Android 32-Bit ASLR Too Weak To Block Stagefright Exploits, Says Google Researcher

When the Stagefright vulnerability was made public by Zimperium (months after it had already disclosed it to Google), Google said that although it's a serious vulnerability, most Android 4.0+ devices should be quite safe against it thanks to the ASLR protection.

However, according to one of Google's own security researchers who works for the "Project Zero," attackers could relatively easily bypass ASLR and exploit the Stagefright vulnerabilities. Project Zero is a group of highly skilled security researchers that Google hired to find vulnerabilities that can be used in targeted attacks.

The vulnerabilities found in the Stagefright media library in Android affect almost one billion users -- essentially everyone with an Android 2.3 phone or newer. To make matters worse, the initial series of patches introduced their own vulnerabilities, later found by Exodus Intelligence, another security firm.

The ASLR protection was implemented in Android 4.0 partially, and then fully in Android 4.1, and is meant to protect against some types of memory corruption bugs such as buffer overflows. ASLR randomizes where the exploit lands in the app's memory, therefore making it difficult to take advantage of the existing bug. If the exploit can't find the bug, then it just results in an app crash, rather than a system takeover.

Google's engineers initially said that this should be enough protection against the Stagefright vulnerabilities. However, a Project Zero researcher found that the ASLR feature in Android uses little entropy and can create only 256 locations in memory, which isn't that many if you're trying to make it very difficult for an attacker to find the memory bug.

This was made worse by the fact that Android's Stagefright library reloads after crashing, giving the exploit the opportunity to simply reload itself multiple times until it finds the bug, bruteforcing the Android ASLR. The address space is re-randomized with each attempt, making it more difficult to find the bug, but it can still be relatively few tries. The Google researcher said that an attacker should have about a 4 percent chance of a successful exploit every minute.

One of the easiest ways to exploit the Stagefright library this way is to use a malware-infected web page that people visit and then attempt to inject the malware by reloading it until it's successful. It could also work through in-app adverts using the WebView embedded browser.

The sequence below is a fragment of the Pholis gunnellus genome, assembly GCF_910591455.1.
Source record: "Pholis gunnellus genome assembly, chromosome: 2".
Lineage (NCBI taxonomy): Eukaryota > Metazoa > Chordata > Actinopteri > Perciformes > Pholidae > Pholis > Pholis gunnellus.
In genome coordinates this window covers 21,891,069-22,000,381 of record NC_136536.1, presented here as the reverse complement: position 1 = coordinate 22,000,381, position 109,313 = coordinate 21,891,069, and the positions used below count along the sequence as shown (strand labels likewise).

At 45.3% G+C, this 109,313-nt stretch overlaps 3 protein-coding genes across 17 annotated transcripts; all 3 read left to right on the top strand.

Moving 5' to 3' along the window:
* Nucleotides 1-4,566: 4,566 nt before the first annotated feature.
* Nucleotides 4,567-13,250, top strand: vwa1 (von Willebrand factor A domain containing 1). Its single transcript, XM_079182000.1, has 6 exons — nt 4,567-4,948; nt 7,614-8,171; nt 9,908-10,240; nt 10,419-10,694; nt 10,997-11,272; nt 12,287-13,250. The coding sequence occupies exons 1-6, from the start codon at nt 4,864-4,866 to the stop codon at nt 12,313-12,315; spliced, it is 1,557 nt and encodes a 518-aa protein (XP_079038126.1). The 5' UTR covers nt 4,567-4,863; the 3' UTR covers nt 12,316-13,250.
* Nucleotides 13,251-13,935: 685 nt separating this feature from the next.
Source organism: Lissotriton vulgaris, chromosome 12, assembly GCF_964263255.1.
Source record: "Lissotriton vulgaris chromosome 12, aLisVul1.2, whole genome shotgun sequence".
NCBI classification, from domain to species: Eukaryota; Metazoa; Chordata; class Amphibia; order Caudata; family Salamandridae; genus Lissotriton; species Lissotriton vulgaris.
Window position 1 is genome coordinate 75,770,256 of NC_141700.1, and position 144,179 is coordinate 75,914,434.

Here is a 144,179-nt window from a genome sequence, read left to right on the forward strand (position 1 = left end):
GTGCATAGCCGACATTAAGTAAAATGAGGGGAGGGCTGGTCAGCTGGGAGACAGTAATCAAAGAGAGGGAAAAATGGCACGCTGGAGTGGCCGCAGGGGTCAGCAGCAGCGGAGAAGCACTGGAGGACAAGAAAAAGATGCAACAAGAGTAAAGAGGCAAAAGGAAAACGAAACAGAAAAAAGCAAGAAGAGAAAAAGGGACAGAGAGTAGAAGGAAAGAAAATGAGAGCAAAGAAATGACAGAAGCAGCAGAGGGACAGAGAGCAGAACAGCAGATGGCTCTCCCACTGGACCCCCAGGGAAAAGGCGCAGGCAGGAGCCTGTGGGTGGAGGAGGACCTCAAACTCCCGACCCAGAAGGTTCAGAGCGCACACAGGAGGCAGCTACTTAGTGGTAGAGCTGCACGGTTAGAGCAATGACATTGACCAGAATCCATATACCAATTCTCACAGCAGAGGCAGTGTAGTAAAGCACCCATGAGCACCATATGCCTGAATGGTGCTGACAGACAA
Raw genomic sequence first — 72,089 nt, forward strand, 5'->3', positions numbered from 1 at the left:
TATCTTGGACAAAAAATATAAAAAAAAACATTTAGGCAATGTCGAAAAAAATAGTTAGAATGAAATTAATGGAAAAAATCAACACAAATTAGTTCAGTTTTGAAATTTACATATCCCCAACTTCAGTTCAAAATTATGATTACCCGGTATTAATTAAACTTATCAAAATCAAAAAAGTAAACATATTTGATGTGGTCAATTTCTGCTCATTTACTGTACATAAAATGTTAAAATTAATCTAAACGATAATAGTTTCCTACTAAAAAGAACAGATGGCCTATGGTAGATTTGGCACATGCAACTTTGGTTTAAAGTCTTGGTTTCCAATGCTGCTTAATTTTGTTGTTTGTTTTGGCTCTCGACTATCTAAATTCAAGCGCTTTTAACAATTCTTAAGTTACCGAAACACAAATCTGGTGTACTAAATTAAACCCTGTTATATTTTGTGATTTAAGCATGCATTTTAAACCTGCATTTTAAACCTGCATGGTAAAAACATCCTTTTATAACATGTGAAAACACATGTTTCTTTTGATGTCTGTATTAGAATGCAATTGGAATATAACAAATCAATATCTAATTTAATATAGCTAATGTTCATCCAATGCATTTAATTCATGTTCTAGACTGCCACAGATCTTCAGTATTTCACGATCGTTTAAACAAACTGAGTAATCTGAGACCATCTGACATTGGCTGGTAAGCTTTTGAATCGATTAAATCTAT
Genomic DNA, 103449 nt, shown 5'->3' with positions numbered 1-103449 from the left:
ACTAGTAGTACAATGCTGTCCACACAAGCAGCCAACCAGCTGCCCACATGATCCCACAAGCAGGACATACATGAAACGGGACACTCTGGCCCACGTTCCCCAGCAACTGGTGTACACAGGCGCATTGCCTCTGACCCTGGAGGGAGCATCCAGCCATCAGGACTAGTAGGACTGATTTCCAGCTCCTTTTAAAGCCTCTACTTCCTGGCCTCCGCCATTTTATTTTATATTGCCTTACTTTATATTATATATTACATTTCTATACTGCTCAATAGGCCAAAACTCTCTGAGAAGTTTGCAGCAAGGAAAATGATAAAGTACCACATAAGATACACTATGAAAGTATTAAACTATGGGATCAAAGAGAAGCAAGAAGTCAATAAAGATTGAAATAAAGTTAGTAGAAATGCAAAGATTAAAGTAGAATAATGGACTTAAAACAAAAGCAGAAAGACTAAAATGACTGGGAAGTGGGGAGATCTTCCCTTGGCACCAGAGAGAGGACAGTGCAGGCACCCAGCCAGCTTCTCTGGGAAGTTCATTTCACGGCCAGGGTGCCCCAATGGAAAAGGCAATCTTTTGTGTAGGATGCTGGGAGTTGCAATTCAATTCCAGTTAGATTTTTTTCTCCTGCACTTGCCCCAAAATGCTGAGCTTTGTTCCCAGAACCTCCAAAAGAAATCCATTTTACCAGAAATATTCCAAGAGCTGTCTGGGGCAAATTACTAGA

Security experts have said before that Android's 32-bit ASLR protection could be too weak, and now we see just how weak it really is. It's also not clear yet whether 64-bit phones are in a better position. ASLR on 64-bit systems is typically much stronger, but Google may have kept it just as weak on 64-bit devices, too, for performance reasons.

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  • brookg
    It tells me that the OS itself is crappy code.
    ohh wait.. we're not talking about Microsoft?
    Ohh of course, I would not be the first comment here if it were microsoft... makes sense!
  • uglyduckling81
    Are you angry a company has spent time, money and effort building a positive image with the community?
    People will always be angry with a company for mistakes when they have built a poor reputation over a long period of time.
    Google have built themselves up a buffer so people can give them some leeway with some mistakes.
    If they constantly screw up or start dodgy practices that screw everyone over to make a quick buck their free pass will disappear as well.
  • basroil
    240356 said:
    It tells me that the OS itself is crappy code. ohh wait.. we're not talking about Microsoft? Ohh of course, I would not be the first comment here if it were microsoft... makes sense!


    For all the crap people say about MSFT, they actually have amazing support and actually try to fix bugs. Hell, their enhanced mitigation toolkit methods already prevent stage-fright like attacks and to this day is the only setup (win 7+ with EMT IE11) to have never been cracked in pwn2own.

    More than the fact this issue exists is the problem that even if google were to solve the issue (which they won't ), they have no way to force companies to apply the security fix to phones, since the phone OS can't be patched by Google alone.